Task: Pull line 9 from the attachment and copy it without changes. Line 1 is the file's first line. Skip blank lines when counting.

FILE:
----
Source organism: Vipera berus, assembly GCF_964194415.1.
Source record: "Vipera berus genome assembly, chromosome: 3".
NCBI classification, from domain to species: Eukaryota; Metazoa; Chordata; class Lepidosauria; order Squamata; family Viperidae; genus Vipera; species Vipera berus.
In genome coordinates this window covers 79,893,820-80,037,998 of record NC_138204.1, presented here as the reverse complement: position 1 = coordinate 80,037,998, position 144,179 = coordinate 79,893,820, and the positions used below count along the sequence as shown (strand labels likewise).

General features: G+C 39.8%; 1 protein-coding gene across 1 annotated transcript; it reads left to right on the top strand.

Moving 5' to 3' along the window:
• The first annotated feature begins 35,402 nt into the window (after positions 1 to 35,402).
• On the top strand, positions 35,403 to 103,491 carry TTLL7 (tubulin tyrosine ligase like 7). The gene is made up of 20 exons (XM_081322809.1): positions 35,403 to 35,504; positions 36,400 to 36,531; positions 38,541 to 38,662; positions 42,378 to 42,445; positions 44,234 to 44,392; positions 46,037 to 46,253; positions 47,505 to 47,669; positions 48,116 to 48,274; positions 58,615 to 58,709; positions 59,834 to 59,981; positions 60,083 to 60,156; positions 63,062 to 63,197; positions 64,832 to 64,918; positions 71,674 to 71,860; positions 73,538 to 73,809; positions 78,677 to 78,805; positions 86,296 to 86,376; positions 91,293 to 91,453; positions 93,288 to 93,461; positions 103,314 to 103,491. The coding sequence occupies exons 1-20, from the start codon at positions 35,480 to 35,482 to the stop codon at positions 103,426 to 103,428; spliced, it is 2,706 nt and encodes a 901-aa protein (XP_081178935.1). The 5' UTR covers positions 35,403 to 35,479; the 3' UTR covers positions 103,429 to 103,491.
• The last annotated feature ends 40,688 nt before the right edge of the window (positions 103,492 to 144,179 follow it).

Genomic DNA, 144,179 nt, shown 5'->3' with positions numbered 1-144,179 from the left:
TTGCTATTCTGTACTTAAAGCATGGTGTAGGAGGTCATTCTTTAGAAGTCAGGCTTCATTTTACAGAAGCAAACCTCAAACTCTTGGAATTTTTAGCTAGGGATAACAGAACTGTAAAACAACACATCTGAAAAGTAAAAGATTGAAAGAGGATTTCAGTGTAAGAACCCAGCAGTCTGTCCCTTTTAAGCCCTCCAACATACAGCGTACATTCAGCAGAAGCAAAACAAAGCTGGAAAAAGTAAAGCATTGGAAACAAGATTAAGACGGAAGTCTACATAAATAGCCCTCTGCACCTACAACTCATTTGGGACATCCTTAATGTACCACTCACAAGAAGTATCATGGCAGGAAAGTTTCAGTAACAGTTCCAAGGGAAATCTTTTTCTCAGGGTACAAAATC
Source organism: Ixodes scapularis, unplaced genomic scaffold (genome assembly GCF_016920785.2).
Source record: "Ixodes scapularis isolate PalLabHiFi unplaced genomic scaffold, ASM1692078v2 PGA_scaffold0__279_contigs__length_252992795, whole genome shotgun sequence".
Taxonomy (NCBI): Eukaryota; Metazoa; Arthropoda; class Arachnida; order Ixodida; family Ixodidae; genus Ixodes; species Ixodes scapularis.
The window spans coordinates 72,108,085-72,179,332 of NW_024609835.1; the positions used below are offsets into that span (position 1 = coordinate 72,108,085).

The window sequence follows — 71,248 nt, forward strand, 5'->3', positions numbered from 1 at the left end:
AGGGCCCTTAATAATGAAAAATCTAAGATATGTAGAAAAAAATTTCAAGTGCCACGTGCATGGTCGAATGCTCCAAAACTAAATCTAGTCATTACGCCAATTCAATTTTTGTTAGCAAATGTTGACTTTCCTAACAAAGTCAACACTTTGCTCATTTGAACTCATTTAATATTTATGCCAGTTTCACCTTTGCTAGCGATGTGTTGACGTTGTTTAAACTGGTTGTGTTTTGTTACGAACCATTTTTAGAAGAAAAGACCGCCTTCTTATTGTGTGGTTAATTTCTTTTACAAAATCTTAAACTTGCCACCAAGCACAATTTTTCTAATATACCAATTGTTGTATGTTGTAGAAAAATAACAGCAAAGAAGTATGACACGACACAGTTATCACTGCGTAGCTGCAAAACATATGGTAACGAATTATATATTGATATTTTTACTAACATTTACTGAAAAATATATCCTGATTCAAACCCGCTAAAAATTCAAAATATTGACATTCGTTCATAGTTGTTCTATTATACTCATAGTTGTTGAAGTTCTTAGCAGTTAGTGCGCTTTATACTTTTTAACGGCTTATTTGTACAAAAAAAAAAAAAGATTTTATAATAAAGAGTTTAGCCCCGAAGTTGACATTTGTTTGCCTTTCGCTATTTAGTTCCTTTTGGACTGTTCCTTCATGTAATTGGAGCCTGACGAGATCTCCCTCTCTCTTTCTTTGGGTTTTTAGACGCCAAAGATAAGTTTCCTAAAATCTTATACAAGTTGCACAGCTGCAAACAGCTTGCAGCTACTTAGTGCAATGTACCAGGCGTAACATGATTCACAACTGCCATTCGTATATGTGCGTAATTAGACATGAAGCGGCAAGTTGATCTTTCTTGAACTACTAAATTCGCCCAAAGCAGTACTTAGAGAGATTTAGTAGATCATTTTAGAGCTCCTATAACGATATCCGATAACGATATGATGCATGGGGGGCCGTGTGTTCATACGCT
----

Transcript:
• The last annotated feature ends 40,688 nt before the right edge of the window (positions 103,492 to 144,179 follow it).